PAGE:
American Alicia (Juno Temple) has just flown into Chile to meet her cousin Sara (Emily Browning), as they are planning a holiday in a remote but picturesque region of the country, and Sara's boyfriend Agustín (Agustín Silva) with their two friends Brink (Michael Cera), a flippant chap, and Bárbara (Catalina Sandino Moreno), who is rather frosty, are accompanying them. Alicia is feeling fragile after her long flight from the United States, not having slept the entire journey, and now finds she cannot relax, being shy around the others and anxious about going somewhere she doesn't know in the middle of nowhere with them. To make matters worse, Sara suddenly announces she is flying home to take an exam, leaving her cousin even more unsettled...
Magic Magic was the movie director Sebastián Silva and star Michael Cera wanted to make when they were making another movie released the same year, Crystal Fairy & the Magical Cactus and 2012, which if nothing else proved they were keen while waiting for the budget to arrive for this. Both films quickly picked up cult followings while leaving many other viewers decidedly alienated, especially so in the case of this thanks to a marketing campaign which sold it as a horror flick, or at least a thriller, when it was actually a psychological drama featuring psychology which was decidedly off-kilter. There were no obvious scares here other than the creeping concern that the heroine, Alicia, was gradually and inexorably losing her mind.
By this point star Temple had marked herself out as one of the most adventurous and prodigiously talented actresses of her generation, taking smaller roles in blockbusters while the leads in indies were where she really shone. Here anybody who had an experience with mental illness could attest she was putting in a sterling job of portraying a young woman who was trying and failing to stave off a psychosis, and while director Silva's script was not going to venture into many details about her background, we could tell this idea to go on holiday was a bad one when she would have been healthier in more familiar surroundings. And not helping were the people she had around her who were either indifferent to her suffering or making it worse.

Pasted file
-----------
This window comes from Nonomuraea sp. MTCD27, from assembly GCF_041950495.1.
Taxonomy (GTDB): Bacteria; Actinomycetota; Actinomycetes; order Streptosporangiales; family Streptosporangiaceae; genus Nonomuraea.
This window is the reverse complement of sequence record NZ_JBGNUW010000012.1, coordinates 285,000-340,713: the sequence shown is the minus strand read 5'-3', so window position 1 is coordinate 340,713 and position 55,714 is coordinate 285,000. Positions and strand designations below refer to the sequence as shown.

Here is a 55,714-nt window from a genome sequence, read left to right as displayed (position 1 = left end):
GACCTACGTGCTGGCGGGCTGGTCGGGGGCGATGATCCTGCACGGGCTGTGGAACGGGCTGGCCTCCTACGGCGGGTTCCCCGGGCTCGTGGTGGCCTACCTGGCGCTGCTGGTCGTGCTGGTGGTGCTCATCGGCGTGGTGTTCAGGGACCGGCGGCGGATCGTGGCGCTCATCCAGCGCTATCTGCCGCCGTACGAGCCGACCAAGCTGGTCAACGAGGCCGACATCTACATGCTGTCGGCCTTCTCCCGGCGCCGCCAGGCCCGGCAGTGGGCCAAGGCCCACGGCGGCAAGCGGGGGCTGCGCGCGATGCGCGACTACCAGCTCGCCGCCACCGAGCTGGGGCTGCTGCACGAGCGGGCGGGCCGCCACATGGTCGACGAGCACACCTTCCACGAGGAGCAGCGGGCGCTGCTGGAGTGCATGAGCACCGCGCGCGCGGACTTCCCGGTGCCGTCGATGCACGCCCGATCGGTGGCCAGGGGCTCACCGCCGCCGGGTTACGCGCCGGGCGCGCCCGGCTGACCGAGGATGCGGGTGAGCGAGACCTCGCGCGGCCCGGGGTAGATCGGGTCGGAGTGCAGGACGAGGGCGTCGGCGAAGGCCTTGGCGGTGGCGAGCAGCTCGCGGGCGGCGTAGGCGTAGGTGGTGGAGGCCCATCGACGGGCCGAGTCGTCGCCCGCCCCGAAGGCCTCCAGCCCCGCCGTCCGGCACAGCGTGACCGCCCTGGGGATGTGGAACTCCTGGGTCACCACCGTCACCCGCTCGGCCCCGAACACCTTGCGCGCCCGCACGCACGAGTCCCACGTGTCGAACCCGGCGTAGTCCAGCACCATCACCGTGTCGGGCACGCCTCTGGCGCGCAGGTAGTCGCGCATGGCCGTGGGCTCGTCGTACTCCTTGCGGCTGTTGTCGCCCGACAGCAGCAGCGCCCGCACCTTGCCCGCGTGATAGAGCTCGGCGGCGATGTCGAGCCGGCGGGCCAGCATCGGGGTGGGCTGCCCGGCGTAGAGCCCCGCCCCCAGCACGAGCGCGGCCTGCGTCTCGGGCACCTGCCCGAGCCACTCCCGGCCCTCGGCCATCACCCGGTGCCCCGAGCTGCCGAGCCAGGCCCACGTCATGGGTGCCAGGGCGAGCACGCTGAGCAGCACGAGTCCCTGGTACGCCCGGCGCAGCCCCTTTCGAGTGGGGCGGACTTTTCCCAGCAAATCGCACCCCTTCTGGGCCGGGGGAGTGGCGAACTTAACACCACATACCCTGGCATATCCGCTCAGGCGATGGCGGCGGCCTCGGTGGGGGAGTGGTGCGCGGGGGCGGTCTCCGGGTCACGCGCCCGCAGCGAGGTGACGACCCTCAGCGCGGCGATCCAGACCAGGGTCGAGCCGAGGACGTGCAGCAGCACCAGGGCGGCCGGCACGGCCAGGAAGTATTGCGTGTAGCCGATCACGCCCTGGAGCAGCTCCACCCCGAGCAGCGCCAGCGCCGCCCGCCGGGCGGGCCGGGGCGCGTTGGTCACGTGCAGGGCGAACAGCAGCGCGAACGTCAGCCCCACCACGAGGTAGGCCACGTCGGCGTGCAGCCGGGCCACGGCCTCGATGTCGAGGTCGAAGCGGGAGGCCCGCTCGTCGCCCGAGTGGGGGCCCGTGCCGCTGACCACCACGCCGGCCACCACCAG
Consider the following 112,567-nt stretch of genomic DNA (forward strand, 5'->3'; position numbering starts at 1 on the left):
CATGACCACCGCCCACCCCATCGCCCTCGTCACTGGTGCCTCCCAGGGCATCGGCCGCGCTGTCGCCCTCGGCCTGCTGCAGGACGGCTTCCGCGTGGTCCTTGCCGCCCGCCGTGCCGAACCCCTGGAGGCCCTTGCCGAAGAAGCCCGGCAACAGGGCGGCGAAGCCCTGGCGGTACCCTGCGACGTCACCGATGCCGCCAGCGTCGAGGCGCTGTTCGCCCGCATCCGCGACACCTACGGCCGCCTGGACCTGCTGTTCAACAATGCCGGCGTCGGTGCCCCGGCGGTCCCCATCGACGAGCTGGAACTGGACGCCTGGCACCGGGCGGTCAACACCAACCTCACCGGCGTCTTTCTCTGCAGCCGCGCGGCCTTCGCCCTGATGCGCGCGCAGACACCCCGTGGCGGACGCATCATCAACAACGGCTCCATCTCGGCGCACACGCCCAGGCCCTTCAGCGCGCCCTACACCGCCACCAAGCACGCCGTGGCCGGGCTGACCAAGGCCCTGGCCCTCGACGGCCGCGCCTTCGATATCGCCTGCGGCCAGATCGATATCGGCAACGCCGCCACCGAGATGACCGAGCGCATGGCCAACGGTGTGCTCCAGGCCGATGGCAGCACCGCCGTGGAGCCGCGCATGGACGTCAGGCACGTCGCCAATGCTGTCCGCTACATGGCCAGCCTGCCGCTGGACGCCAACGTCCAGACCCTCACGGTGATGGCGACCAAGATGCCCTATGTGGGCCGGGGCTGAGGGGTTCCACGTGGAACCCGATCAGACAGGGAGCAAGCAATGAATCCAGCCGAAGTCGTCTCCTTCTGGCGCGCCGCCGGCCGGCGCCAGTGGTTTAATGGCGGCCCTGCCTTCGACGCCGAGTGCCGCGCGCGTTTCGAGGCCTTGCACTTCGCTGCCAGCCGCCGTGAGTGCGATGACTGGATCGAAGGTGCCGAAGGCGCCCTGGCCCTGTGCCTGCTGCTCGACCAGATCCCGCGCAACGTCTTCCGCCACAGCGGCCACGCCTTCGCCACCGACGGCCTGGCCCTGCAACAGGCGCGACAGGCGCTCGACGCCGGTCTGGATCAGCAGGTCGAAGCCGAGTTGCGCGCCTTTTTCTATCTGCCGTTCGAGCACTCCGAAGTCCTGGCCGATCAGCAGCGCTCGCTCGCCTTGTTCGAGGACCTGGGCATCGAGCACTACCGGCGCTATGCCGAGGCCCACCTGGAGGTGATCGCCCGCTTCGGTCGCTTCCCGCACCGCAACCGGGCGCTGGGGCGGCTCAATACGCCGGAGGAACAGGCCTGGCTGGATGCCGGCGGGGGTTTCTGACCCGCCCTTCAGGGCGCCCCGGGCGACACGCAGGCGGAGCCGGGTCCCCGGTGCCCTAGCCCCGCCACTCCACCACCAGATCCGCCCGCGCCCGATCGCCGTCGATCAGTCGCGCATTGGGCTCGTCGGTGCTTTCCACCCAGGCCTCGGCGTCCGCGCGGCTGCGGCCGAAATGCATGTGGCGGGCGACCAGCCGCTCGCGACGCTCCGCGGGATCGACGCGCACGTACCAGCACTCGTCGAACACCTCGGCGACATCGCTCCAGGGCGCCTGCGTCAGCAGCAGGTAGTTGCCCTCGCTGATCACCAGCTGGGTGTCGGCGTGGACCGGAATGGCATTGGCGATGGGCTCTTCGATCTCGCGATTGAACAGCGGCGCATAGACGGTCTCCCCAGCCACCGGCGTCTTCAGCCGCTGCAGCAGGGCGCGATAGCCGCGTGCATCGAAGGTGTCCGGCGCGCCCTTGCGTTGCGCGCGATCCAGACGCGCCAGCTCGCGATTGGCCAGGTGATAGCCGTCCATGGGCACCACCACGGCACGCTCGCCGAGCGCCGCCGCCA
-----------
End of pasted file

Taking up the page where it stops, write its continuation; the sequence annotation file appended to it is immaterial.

Cera, as in the previous Silva movie, was finding a new lease of screen life in obnoxiousness, illustrating his range went further than sensitive manchild and into darker realms. Brink and Alicia don't get on at all, with the whole plot coming across as a veiled plea for better understanding and compassion for those who had their struggles in life as regards their state of mind, as we were presented with a worst case scenario in light of what can happen when either through deliberate action or simple apathy one person's unbalanced state can be exacerbated by utterly the wrong encounters and company. Time and again nobody in the holiday party sees the signs that Alicia is having a lot of trouble, and if Sara was actually leaving for an abortion which presumably she could not delay any longer, that doesn't excuse the behaviour of the others.
Incidents pile up in Alicia's mind so that it doesn't matter if there is lovely scenery to soak up, she still has to deal with a randy dog or Brink shooting a parrot out of boredom, just two of the events edging her closer over the side of the cliff of sanity. Temple was heartbreaking to watch, the living embodiment of the sort of thing that makes you go "aww..." with her illness causing her to act erratically, so she will be trying not to cry most of the time, then the others will do something idiotic like hypnotise her which she feels she has to go along with to make it look as if she's all right really, but ends up burning her hand in the coal fire as a result. Soon her insomnia is weighing heavily and she wanders up to the hated Brink's bed and pushes his face into her crotch, unaware of what she is doing but making even more of an enemy of him. The finale, where it has all gone horribly wrong through lack of understanding, offered no answers other than to ensure things never got this terrible for those who appeared to you to be having a bad time. Not a sunny film, but very well done for those who could take it.